CFCA helps raise education awareness in India
December 13, 2010
Walkers raise awareness of children's education rights in Hyderabad, India.
The walk was organized by the CFCA project in Hyderabad.
HYDERABAD, India – On Human Rights Day, Dec. 10, the CFCA project staff in Hyderabad reflected on the progress being made to secure a right to education for India's children. However, considerable work remains.
"Empowering the vulnerable ... and ensuring the dignity of every individual has been the core objective of the CFCA Hyderabad project," said Suresh Singareddy, project coordinator in Hyderabad.
The project supports the education of more than 11,200 children living in poverty and is helping to draw attention to issues surrounding children and education.
One method the project used to raise awareness was to organize a 5-kilometer (3-mile) walk on Oct. 24 supporting children's rights to education. The walk drew more than 3,000 mothers of sponsored children from more than 20 major urban areas.
CFCA President and Co-founder Bob Hentzen participated by leading the walk. Hentzen traveled to India from Latin America, where he is leading an 8,000-mile solidarity walk on behalf of people living in poverty.
Bob Hentzen, left, and Suresh Singareddy, right,
participate in the walk organized by the CFCA
project in Hyderabad on Oct. 24.
The Hyderabad walk helped draw attention to India's right to education, now recognized as a basic human right.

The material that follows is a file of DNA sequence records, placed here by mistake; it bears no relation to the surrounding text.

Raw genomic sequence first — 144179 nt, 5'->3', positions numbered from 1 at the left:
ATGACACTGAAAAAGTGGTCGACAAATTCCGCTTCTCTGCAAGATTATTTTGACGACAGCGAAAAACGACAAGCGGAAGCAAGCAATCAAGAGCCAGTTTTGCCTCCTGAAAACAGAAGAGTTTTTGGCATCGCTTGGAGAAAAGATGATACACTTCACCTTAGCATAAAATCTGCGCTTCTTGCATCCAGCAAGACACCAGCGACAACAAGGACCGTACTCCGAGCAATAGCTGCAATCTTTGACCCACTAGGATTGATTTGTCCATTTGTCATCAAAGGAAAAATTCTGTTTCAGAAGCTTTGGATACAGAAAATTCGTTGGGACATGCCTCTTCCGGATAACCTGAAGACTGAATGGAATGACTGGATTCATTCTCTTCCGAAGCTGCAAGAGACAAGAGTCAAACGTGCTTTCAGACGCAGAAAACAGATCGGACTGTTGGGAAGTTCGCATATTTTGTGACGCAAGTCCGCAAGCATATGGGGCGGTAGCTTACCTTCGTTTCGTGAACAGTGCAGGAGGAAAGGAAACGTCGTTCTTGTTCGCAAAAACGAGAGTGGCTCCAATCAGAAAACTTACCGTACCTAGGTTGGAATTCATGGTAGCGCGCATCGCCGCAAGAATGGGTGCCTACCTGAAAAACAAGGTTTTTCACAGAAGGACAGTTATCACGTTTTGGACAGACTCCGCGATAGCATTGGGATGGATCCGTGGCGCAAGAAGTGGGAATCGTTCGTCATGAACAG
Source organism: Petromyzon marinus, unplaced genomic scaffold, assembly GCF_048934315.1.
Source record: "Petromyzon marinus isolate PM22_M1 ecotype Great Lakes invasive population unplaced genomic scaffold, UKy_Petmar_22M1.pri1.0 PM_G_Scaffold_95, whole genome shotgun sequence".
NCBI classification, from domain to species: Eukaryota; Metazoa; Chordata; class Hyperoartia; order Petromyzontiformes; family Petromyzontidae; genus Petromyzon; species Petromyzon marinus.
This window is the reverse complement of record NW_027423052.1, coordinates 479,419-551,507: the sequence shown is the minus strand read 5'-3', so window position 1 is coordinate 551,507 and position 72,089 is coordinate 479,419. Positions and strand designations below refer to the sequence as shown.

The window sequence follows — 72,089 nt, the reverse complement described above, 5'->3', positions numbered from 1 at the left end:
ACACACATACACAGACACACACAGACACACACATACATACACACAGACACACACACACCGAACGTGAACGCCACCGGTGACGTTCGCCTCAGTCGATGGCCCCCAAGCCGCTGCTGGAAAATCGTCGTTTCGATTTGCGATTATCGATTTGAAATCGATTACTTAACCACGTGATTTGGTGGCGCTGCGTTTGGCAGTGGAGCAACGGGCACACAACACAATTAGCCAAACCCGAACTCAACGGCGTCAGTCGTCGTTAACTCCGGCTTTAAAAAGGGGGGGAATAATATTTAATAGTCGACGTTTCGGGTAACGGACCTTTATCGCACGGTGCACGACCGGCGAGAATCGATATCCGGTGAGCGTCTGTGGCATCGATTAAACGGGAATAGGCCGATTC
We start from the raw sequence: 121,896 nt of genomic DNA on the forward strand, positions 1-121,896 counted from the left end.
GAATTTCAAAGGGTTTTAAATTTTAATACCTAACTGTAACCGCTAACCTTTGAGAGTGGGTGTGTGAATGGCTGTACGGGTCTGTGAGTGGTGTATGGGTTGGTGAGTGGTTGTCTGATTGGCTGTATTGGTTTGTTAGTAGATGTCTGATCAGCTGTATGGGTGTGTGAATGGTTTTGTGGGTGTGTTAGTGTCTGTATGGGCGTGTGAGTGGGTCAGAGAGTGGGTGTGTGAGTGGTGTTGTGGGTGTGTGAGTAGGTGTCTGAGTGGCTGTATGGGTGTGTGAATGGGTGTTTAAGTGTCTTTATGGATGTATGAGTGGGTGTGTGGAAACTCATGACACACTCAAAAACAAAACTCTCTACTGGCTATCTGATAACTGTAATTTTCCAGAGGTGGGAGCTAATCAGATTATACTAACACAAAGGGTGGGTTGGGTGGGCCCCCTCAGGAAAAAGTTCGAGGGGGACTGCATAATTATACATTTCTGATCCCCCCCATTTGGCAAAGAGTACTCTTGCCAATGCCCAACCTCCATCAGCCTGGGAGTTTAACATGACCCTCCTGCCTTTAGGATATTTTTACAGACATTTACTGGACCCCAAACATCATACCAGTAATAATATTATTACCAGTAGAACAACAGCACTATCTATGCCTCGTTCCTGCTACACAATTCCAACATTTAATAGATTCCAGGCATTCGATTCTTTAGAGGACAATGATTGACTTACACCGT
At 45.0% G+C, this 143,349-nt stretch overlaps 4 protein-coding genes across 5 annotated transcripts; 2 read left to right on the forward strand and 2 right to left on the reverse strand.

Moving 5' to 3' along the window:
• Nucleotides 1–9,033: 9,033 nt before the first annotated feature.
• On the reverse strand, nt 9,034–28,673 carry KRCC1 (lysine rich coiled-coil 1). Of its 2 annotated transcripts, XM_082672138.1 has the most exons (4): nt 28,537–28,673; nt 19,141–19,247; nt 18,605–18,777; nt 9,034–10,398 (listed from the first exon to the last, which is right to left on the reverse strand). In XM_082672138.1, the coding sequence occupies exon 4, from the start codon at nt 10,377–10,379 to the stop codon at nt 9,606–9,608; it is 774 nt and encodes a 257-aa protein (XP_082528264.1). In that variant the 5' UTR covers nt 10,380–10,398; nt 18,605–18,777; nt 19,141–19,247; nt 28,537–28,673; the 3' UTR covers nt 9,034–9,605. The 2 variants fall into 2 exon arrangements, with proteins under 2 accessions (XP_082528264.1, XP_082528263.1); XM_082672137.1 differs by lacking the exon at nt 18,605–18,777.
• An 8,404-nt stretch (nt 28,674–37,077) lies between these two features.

The nation passed a bill called the Right to Education Act on April 1, 2010. The act made education mandatory for every child, saying, "All children between 6 to 14 years of age shall have the right to free and compulsory elementary education at a neighborhood school."
But access to education still remains difficult for millions of children in India. The lack of education and equal opportunities has made children more vulnerable and denied them basic human rights incorporated in the Indian constitution.
Data from the Indian government indicates that 52 million children do not have access to schooling. According to public data, about 20 million child laborers work in India. Civilian agencies put this figure at 50 million.
In the past five years, CFCA has helped some 1,500 children at risk avoid child labor and attend school.
The number of literate people in India has increased over the years, rising from 52.2 percent literacy in 1991 to 65.4 percent literacy in 2010.
Despite that progress, India still has the largest number of uneducated children in the world, two-thirds of whom are girls. It is estimated that nearly 220 million children are in the age range of 6 to 14 years.